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How to Fight the Battle for Net Neutrality

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It's game time, people. After months—some might say years—of contentious deliberation, the FCC is moving forward with a set of open internet rules that basically destroys net neutrality as we know it. But it doesn't have to be this way.

The real deliberation begins now. While folks on both sides of the debate have speculated about the specifics of the FCC's plan to regulate the internet once and for all, the actual rules are now out and open for public comment until September 10. This actually presents a complicated proposition to internet-loving Americans. On the one hand, we could sit back and let the big telecom lobbyists work their magic. They have a friend in FCC chairman Tom Wheeler, who used to be big telecom lobbyist. On the other hand, you could fight back.


If you care about your internet, pick the other hand. The implications of these FCC rules will reverberate not only throughout the United States but all over the world. Specific issues like the treatment of paid prioritization, which is just a fancy term for internet fast lanes, stand to affect your life online and send shock waves through the economy. Remember how upset everybody got over SOPA? This is more important than SOPA. We should all be angry, and we should all be acting.

We already told you how to yell at the FCC about how much you hate its new net neutrality rules. Here are a few more ways you can fight for freedom right now. And do stay tuned as new efforts to save the free and open web pop up, because they will.


Get Involved

The battle has to start in the armory. In other words, you should spend some time getting to know the awesome folks who've been fighting for the internet for years, because they have all the right weapons for this battle. To name a few: the Electronic Frontier Foundation (EFF), Free Press,, the American Civil Liberties Union (ACLU), Common Cause, and Fight for the Future. Each organization has its own initiatives, but you can start by reading their blogs, signing up for their email lists, and sending them a note. They'd love to hear from you. They'd especially love it if you got involved.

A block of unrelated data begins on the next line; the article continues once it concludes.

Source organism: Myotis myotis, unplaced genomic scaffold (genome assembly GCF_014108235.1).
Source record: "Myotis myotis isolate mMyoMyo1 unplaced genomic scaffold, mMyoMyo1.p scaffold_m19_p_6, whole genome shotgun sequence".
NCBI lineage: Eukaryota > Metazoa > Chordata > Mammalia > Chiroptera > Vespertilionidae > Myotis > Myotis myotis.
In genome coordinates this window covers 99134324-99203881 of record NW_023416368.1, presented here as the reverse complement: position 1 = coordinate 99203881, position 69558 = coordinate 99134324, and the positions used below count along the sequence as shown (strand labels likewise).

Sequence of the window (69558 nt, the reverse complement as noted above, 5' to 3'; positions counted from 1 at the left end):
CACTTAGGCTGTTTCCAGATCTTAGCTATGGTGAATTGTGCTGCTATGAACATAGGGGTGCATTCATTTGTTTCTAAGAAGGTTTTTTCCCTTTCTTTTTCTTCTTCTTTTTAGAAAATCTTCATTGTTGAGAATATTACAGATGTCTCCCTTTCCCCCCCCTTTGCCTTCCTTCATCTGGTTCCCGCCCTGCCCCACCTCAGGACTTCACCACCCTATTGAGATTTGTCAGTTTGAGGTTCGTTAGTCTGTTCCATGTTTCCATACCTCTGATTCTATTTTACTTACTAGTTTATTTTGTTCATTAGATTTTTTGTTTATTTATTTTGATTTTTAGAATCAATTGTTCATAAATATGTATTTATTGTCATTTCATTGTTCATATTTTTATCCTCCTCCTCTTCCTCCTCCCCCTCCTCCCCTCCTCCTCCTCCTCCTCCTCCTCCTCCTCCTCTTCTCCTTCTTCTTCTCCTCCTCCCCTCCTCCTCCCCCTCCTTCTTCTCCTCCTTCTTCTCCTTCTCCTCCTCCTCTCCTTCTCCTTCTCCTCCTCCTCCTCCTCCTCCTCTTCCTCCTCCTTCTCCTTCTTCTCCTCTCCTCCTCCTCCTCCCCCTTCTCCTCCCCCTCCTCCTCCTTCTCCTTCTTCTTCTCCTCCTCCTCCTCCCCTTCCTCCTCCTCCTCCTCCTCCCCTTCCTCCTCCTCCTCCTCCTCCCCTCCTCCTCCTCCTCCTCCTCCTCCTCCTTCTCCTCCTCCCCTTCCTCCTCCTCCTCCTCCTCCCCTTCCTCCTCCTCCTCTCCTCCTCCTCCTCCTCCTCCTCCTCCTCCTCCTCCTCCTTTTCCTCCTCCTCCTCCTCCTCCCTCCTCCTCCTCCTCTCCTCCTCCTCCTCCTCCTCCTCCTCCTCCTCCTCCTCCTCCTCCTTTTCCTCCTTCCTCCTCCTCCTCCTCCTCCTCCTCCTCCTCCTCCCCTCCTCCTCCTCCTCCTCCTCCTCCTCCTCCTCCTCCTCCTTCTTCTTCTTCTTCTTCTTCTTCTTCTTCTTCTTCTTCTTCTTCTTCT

Give Money

Internet activists have to eat, too. They also have to pay for lawyers and researchers and servers and ads. Free Press has been fighting to preserve net neutrality harder than anyone, and they're currently raising money for an ambitious campaign aptly named, Save the Internet. Though they managed to hit their fundraising goal ahead of the May 15 FCC meeting, Free Press has vowed not to give up until they win. Help them out.


Send a Letter

A lot of people are wondering if the FCC will even read the tens, if not hundreds of thousands of comments the public is submitting through its janky web form. While you should still submit a comment of your own, you might consider taking it a stage further and writing letters to Wheeler and the individual commissioners. You can find all of their contact information here.


Call Your Congressman

This is where things get really fun. When you step back and think about it, it's actually absurd that a bunch of unelected officials are deciding something so important as the future of the internet. Long story short, this is possible because Section 706 of the Telecommunications Act of 1996 invites the FCC to do so. However, Congress can change all that with a little ol' bill—and many think they should. Either way, it's your job as a citizen to get your elected representative involved in this debate, since it affects every single one of their constituents. Here's how to call your congressman or senator as well as a handy form to send them all a prewritten letter. And while you're at it, you might as well give Tom Wheeler a ring, too.


While making a donation or writing a letter seem simplistic, the little things add up. And if you want to do something big like launch a website or stage a rally, you should! Inevitably, if enough Americans stand up and scream, we can strike down the FCC's awful rules for net neutrality. We did it a couple of years ago when we killed SOPA. We can do it again.